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Keeping Georgia's coastal marshlands intact: The CMPA

Few people who live or visit here would deny that Georgia enjoys beautiful landscapes throughout the state. When it comes to protecting that beauty, local governments, real estate developers and others must adhere to federal and state regulations when it comes to the development and use of certain lands.

For instance, Georgia's marshlands contain delicate ecosystems that could easily be disrupted or destroyed without protection. Those ecosystems benefit the land, animals and humans. In an effort to halt, or at least slow, their destruction, the state legislature passed the Coastal Marshlands Protection Act back in the 1970s.

What does the CMPA say?

The first thing the act does is make a distinction between the terms marsh and land. The act prohibits use and development of the marshes by not defining the marshes as land. The CMPA controls the structures and activities allowed in marshes and estuaries. This allows people to enjoy the areas while preserving them as well.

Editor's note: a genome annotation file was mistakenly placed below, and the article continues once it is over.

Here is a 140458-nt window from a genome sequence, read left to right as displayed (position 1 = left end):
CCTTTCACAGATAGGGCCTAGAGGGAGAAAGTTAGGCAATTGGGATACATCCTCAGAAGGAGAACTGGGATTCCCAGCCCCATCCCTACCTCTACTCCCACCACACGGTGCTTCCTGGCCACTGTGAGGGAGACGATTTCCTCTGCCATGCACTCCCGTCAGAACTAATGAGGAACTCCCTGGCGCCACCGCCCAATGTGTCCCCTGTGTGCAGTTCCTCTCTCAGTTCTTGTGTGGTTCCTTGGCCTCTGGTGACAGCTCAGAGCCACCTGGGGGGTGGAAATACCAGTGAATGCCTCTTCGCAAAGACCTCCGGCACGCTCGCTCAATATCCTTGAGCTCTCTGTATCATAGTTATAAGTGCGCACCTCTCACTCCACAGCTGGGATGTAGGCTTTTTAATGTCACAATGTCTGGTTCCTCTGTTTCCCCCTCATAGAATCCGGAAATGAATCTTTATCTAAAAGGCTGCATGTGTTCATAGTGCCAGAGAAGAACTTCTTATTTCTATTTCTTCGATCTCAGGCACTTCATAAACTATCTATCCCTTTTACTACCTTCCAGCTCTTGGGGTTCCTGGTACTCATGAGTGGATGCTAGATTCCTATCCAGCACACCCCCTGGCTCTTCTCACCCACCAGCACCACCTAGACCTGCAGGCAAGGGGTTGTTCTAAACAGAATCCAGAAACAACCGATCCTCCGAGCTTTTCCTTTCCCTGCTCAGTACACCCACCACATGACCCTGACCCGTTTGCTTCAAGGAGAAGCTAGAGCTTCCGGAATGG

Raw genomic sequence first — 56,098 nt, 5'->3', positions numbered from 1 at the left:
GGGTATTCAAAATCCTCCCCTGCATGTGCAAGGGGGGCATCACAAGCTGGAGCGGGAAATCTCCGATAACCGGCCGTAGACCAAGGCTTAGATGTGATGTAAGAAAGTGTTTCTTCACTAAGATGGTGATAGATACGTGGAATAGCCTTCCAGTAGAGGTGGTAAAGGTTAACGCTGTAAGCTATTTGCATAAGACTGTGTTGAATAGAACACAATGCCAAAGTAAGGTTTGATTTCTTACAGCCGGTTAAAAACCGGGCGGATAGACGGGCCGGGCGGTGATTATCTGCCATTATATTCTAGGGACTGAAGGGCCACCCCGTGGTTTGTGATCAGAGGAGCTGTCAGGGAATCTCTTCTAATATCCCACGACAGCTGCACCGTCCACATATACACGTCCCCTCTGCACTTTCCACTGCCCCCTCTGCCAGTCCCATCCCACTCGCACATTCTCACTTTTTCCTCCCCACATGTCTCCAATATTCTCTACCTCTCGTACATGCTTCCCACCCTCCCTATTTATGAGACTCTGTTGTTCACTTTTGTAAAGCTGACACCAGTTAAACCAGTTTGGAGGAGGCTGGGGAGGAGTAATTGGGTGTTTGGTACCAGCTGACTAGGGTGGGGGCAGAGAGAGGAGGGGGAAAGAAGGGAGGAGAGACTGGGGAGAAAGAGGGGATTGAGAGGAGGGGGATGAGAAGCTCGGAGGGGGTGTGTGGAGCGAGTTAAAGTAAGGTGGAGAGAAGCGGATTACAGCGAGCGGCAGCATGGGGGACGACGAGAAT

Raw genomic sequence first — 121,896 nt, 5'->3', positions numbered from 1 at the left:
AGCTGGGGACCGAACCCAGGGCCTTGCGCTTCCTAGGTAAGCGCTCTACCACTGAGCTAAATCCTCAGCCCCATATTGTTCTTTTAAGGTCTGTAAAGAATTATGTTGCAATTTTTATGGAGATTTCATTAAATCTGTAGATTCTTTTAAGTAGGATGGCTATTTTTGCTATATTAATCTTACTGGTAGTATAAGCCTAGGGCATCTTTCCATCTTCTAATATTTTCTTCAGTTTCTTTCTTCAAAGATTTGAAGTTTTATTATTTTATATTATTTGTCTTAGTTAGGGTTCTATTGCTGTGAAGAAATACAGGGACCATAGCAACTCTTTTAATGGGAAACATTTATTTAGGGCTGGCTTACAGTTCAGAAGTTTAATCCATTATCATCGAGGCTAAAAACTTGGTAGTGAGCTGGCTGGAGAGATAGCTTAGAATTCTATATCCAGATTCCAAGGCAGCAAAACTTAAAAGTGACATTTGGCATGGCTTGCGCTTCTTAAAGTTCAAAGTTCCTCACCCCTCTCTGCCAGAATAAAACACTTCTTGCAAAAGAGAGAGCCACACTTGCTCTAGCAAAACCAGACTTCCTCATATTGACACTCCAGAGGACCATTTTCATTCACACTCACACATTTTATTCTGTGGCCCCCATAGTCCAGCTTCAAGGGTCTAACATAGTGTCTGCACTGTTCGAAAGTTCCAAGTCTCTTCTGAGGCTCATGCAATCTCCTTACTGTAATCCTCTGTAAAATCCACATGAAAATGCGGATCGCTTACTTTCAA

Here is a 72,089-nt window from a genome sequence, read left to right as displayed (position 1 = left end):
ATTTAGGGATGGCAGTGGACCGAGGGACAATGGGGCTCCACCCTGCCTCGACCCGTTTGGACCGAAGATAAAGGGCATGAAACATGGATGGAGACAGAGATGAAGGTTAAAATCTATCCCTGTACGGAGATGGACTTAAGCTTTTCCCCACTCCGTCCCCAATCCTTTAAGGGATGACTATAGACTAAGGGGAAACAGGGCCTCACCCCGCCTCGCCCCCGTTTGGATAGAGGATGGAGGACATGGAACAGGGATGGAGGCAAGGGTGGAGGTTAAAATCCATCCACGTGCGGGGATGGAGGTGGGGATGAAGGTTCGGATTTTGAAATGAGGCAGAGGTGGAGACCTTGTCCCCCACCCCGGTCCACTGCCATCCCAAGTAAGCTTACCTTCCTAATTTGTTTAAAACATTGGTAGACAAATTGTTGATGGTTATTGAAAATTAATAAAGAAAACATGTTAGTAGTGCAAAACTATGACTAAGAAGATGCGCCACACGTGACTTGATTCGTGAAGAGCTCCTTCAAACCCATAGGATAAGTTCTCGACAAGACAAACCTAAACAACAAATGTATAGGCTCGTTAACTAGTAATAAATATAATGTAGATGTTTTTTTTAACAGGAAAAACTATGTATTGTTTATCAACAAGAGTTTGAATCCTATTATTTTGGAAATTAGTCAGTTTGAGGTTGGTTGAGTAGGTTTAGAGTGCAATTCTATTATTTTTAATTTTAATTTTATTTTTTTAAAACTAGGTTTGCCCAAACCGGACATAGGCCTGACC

The brackish marsh and salts cannot go through any alterations without a permit, which you would obtain from the Coastal Marshlands Protection Committee. The definition of alterations includes the following:

  • Draining a marsh or estuary
  • Dredging a marsh or estuary
  • Filling a marsh or estuary

Other potential alterations may require defining and consideration by the committee, which would more than likely be included in any needs assessment done as part of an application for a permit.

Exemptions to the permit requirement

The act does outline some exceptions to the permit requirement. They are as follows:

  • Department of Transportation public road activities
  • Contiguous land owners wishing to build docks on pilings
  • Public utility company activities
  • Railroad construction and repair
  • Pipeline transport of sewage and water
  • U.S. agencies responsible for keeping waterways navigable and open

In some cases, the committee may need to interpret an organization or individual's actions to determine whether it falls into one of these categories.

Legal assistance with CMPA matters

Whether you need a permit or find yourself accused of violating the CMPA, it may benefit you to consult with an environmental attorney before taking any action. A legal advocate could help make the process of obtaining a permit go more smoothly. If you face accusations in connection with the act, you may benefit from knowledgeable advice and assistance to resolve the matter quickly, efficiently and in the best way possible.

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Phone: 404-692-7504
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Fax: 404.522.0275